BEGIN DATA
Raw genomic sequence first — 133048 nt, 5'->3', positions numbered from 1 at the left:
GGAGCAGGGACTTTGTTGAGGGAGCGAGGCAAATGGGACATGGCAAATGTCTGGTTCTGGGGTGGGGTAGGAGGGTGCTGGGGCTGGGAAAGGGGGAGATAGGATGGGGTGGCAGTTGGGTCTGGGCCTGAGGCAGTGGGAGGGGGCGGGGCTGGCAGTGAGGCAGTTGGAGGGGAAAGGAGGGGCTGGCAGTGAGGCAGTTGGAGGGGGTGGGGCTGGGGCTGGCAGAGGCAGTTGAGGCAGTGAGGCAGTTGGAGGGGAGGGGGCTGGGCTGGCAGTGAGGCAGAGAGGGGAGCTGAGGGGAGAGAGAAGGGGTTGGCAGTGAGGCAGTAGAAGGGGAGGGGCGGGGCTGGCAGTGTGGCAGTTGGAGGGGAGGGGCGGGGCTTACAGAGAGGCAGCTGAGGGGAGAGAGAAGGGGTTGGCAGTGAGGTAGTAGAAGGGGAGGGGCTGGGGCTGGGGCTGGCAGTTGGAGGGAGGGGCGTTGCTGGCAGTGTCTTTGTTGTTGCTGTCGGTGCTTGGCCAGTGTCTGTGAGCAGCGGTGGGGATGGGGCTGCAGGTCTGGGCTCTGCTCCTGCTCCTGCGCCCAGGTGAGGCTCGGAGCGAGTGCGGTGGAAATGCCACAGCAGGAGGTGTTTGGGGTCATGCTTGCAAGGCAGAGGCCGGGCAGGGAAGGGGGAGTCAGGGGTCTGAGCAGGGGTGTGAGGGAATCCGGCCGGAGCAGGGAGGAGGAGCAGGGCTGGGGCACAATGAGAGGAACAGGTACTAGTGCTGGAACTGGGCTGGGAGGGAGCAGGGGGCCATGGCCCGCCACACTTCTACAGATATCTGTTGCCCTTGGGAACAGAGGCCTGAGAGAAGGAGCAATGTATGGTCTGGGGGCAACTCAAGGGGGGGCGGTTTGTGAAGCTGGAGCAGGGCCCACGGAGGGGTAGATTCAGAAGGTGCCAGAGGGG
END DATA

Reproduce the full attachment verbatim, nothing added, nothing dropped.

Raw genomic sequence first — 133048 nt, 5'->3', positions numbered from 1 at the left:
GGAGCAGGGACTTTGTTGAGGGAGCGAGGCAAATGGGACATGGCAAATGTCTGGTTCTGGGGTGGGGTAGGAGGGTGCTGGGGCTGGGAAAGGGGGAGATAGGATGGGGTGGCAGTTGGGTCTGGGCCTGAGGCAGTGGGAGGGGGCGGGGCTGGCAGTGAGGCAGTTGGAGGGGAAAGGAGGGGCTGGCAGTGAGGCAGTTGGAGGGGGTGGGGCTGGGGCTGGCAGAGGCAGTTGAGGCAGTGAGGCAGTTGGAGGGGAGGGGGCTGGGCTGGCAGTGAGGCAGAGAGGGGAGCTGAGGGGAGAGAGAAGGGGTTGGCAGTGAGGCAGTAGAAGGGGAGGGGCGGGGCTGGCAGTGTGGCAGTTGGAGGGGAGGGGCGGGGCTTACAGAGAGGCAGCTGAGGGGAGAGAGAAGGGGTTGGCAGTGAGGTAGTAGAAGGGGAGGGGCTGGGGCTGGGGCTGGCAGTTGGAGGGAGGGGCGTTGCTGGCAGTGTCTTTGTTGTTGCTGTCGGTGCTTGGCCAGTGTCTGTGAGCAGCGGTGGGGATGGGGCTGCAGGTCTGGGCTCTGCTCCTGCTCCTGCGCCCAGGTGAGGCTCGGAGCGAGTGCGGTGGAAATGCCACAGCAGGAGGTGTTTGGGGTCATGCTTGCAAGGCAGAGGCCGGGCAGGGAAGGGGGAGTCAGGGGTCTGAGCAGGGGTGTGAGGGAATCCGGCCGGAGCAGGGAGGAGGAGCAGGGCTGGGGCACAATGAGAGGAACAGGTACTAGTGCTGGAACTGGGCTGGGAGGGAGCAGGGGGCCATGGCCCGCCACACTTCTACAGATATCTGTTGCCCTTGGGAACAGAGGCCTGAGAGAAGGAGCAATGTATGGTCTGGGGGCAACTCAAGGGGGGGCGGTTTGTGAAGCTGGAGCAGGGCCCACGGAGGGGTAGATTCAGAAGGTGCCAGAGGGG